Success in Korean Market Celebrated at ‘World Class U.S. Meat Appreciation Event’Published: Friday, April 21st, 2017
Celebrating continued growth and success in South Korea while also recognizing the many partners that have helped the U.S. become the top beef and pork exporter to that country, USMEF hosted the “World Class U.S. Meat Appreciation Event” at the Four Seasons Hotel in Seoul. More than 250 importers, distributors, retailers, packers and foodservice operators attended the celebration, which was funded by the USDA Market Access Program (MAP), the Beef Checkoff Program and the Pork Checkoff.
According to USDA data released less than a week before the event, U.S. beef accounted for 49.4 percent of Korea’s imported beef market in January and February, outperforming Australia (41.1 percent). The initial overtaking of Australian beef actually happened in October 2016 – capping an impressive comeback from the BSE case of 2003, when U.S. beef lost access to the Korean market.
The U.S. is the second-largest supplier of pork to Korea after the European Union. But when classified as individual countries, the U.S. has been Korea’s top pork supplier for more than a decade. U.S. market share was 30 percent in 2016, and in the first two months of 2017, U.S. pork exports to Korea were up 18 percent.
“The purpose of bringing everyone together in Seoul was not only to celebrate the market share milestone, but also to share a vision with Korean meat trade stakeholders of deeper cooperation in the future,” said Joel Haggard, USMEF senior vice president for the Asia Pacific region.
The event started with a commemoration video highlighting USMEF’s marketing activities in Korea, along with a brief history of USMEF’s efforts and strategy to rebuild the image and sales of U.S. beef after regaining market access in June 2008.
USMEF President and CEO Philip Seng shared his appreciation for the efforts of U.S. beef and pork packer representatives in Korea. Their strong contributions helped maintain trade relationships in Korea despite stiff challenges and secured the largest share of Korea’s imported meat market.
“The growth of U.S. red meat in Korea has been made possible because of the long-term relationships that were built over decades, and because of the passion and commitment of our Korean partners,” said Seng.
Marc Knapper, chargé d’affaires in the U.S. Embassy in South Korea, made a congratulatory speech, noting the value of U.S.-Korea trade and the contribution of U.S. red meat exports. USMEF-Korea Director Jihae Yang recited a narrative of the past, present and future of U.S. red meat in Korea, sharing how consumers and the marketplace have changed since 2003. U.S. beef, which captured nearly 70 percent of the imported beef market in 2001, was banned in December 2003 due to the first U.S. BSE case. After a struggle to regain access, consumer sentiment toward U.S. beef improved and trade volumes slowly but steadily increased. USMEF marketing programs addressed both consumer apprehension about U.S. beef safety and the challenge of rebuilding distribution in foodservice and retail channels. Yang noted that the Korea-U.S. Free Trade Agreement has helped to lower barriers, but U.S. beef’s market share achievements would not have been possible without a significant industry commitment to an aggressive marketing strategy.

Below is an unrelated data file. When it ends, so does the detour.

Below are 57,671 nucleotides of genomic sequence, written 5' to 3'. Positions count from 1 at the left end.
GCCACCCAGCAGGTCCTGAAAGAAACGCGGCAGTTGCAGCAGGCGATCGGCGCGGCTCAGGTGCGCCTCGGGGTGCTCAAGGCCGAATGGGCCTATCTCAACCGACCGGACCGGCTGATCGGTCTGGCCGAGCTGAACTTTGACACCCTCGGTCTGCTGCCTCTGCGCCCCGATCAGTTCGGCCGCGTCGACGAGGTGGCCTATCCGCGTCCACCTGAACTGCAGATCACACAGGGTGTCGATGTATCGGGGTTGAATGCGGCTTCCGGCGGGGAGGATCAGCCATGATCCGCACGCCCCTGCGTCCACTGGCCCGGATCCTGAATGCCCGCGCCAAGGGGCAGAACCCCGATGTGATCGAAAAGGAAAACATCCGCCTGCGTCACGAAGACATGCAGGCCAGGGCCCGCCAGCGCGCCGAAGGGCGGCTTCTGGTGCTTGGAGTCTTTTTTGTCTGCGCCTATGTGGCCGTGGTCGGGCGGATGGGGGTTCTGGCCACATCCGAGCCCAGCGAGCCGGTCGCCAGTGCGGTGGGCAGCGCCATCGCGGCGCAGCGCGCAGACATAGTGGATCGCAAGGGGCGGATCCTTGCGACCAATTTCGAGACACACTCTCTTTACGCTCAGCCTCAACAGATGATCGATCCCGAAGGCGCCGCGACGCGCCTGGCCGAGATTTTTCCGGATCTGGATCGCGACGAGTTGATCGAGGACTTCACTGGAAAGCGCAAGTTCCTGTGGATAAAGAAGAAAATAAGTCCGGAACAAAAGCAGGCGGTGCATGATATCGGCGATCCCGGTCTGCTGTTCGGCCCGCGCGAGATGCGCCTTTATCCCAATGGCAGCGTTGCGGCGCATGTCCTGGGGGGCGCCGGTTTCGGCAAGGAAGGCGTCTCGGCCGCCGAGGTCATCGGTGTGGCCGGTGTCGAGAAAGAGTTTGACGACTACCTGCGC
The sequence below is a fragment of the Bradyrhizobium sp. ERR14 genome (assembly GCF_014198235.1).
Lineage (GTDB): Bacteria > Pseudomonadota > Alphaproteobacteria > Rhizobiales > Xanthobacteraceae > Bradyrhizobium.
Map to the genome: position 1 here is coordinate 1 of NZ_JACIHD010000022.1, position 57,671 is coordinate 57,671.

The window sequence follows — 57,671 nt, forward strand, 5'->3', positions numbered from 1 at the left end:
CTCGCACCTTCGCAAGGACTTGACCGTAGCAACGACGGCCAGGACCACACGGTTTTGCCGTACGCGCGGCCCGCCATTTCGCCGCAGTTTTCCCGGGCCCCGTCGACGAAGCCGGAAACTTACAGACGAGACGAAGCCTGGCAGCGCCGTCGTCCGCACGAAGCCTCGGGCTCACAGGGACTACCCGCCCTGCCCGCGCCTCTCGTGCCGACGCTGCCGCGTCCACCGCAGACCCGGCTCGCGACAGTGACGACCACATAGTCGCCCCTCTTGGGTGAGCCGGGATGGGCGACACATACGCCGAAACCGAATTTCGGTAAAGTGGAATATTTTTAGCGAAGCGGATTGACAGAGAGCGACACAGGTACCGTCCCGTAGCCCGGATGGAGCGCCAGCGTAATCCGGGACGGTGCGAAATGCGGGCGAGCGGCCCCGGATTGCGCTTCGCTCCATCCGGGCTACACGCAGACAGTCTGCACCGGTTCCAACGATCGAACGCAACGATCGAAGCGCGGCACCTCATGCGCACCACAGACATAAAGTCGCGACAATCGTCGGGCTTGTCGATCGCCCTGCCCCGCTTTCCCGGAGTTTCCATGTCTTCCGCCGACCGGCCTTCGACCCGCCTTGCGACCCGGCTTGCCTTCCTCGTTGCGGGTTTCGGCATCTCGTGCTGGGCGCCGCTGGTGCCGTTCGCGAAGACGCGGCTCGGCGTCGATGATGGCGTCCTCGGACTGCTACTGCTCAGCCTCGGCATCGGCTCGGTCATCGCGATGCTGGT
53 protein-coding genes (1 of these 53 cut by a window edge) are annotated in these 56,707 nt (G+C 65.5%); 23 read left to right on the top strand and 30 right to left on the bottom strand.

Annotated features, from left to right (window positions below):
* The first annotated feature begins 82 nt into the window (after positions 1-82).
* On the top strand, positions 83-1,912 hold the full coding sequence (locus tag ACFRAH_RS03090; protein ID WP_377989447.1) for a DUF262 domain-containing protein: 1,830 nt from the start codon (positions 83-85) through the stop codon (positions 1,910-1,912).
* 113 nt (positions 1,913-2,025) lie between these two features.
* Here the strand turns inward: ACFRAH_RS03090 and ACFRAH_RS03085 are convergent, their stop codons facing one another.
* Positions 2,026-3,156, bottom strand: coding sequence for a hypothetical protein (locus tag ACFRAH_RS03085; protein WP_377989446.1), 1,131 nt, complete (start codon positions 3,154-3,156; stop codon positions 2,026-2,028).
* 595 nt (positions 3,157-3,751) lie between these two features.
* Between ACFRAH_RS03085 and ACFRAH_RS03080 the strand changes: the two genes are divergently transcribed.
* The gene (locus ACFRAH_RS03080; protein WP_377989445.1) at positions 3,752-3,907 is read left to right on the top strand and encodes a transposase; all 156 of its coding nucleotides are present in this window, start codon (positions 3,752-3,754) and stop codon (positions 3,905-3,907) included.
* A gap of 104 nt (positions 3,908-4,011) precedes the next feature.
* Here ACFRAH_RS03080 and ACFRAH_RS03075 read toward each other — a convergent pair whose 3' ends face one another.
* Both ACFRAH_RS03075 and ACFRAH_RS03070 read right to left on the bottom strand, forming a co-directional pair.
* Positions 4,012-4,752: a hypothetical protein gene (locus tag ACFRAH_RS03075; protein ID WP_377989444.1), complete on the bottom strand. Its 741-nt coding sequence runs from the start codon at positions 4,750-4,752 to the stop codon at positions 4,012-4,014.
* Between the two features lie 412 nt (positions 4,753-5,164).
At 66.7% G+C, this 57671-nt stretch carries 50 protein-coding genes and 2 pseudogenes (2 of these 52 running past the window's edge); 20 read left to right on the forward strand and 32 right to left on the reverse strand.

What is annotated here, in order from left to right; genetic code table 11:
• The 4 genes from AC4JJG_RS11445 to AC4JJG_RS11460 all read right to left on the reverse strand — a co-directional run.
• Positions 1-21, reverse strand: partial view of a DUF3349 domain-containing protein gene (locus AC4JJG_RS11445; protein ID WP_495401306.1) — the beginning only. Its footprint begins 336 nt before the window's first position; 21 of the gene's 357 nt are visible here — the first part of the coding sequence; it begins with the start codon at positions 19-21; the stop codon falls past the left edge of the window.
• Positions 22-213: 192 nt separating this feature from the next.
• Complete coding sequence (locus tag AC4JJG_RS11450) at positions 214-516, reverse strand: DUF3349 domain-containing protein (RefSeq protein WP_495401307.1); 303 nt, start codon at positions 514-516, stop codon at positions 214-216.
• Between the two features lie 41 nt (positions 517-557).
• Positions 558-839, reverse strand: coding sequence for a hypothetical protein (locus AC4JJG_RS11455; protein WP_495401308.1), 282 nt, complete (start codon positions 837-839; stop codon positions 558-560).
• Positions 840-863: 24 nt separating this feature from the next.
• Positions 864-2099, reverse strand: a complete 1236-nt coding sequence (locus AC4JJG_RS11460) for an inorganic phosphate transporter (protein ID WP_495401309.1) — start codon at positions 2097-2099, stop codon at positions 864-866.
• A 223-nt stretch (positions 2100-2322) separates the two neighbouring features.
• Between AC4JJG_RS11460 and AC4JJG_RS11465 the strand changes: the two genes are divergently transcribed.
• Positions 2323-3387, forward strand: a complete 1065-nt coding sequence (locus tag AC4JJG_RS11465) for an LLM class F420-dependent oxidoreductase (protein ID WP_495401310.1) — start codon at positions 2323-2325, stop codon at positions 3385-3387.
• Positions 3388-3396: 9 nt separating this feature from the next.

“U.S. beef now has momentum across all sectors, with expansion in the range of items moving through the channels, as well as an increasing number of end users in the retail and foodservice sectors,” said Yang. “USMEF’s educational efforts have been extremely effective in changing consumer perceptions, which was needed in order to achieve sales growth.” Yang noted Costco Korea’s recent decision to convert its imported chilled beef selection from Australian beef to 100 percent U.S. product. The move follows a multi-year effort by USMEF to assure the chain’s executives and store managers that sales of U.S. beef would match or exceed Australian beef sales.
Yang also pointed out USMEF’s role in leading new food and meat trends in Korea, including the introduction of concepts such as dry aging, American steak, American barbecue and gourmet burgers.
Appropriately, guests at the “World Class U.S. Meat Appreciation Event” were served U.S. beef striploin, U.S. pork belly and U.S. processed pork products at a formal dinner.
USMEF staffers say the celebration of U.S. red meat’s success is not a sign that they will be easing up on efforts in Korea.
“During my time in Korea for this event, I observed a more positive attitude by the trade and end users toward U.S. beef than in any other point in the last 13 years,” said Haggard. “U.S. beef has reached a ‘tipping point’ in Korea whereby there is now sufficient critical mass and momentum by the industry, and U.S. beef has become the top-of-mind imported beef of choice in the marketplace.”